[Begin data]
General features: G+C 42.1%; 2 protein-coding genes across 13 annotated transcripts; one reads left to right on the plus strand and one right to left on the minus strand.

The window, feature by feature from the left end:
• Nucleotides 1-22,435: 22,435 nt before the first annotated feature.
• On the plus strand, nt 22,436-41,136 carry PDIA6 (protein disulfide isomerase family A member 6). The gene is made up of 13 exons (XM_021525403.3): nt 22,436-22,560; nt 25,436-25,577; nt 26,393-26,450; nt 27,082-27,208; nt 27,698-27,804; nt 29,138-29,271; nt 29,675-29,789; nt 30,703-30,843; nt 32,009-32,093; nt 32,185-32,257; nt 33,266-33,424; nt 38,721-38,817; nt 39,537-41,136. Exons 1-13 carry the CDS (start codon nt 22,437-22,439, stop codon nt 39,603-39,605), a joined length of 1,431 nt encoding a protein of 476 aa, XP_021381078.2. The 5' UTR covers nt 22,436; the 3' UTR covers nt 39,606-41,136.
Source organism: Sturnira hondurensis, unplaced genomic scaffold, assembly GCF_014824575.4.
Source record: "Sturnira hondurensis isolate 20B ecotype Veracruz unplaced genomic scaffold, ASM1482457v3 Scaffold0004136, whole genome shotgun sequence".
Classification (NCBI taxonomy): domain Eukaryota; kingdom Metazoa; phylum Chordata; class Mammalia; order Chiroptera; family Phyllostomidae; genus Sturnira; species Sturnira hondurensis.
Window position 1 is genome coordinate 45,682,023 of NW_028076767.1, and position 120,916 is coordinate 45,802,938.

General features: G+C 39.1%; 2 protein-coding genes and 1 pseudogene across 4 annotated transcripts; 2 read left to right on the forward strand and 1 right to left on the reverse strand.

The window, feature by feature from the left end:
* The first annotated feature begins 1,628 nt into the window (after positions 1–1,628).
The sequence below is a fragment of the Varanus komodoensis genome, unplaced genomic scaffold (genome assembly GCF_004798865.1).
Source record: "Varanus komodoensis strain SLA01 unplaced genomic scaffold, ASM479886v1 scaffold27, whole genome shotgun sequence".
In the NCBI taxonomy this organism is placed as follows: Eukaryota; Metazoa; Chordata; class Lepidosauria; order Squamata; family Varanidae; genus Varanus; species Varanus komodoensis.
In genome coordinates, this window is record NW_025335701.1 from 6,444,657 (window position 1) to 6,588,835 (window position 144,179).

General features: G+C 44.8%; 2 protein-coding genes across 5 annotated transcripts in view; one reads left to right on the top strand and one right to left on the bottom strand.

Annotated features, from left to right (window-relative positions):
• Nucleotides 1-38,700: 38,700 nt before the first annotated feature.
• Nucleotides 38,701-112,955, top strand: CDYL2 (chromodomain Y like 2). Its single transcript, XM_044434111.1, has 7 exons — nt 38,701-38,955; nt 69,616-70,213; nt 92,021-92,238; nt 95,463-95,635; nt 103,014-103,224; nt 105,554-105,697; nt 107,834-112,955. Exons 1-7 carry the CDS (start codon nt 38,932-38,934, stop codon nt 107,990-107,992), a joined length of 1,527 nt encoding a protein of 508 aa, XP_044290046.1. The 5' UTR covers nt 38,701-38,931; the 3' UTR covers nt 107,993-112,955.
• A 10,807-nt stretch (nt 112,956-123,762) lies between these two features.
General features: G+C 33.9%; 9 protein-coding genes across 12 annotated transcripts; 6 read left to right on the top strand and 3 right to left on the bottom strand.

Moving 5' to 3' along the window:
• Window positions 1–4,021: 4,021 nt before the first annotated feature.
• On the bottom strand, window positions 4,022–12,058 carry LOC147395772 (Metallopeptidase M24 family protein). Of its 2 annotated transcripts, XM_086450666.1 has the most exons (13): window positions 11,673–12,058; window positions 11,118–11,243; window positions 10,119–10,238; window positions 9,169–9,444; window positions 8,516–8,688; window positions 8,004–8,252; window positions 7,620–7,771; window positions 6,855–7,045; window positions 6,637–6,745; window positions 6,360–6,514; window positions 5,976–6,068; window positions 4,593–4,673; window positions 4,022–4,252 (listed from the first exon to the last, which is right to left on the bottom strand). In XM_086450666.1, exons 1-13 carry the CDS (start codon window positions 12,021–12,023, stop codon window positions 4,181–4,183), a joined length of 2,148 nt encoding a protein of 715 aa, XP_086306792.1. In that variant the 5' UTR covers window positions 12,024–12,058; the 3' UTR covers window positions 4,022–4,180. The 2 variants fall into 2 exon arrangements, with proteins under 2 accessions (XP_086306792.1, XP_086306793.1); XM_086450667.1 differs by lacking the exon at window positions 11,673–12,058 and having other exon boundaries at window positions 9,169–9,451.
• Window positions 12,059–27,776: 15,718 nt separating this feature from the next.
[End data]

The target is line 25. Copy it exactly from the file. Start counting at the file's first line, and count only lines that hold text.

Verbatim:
• Window positions 12,059–27,776: 15,718 nt separating this feature from the next.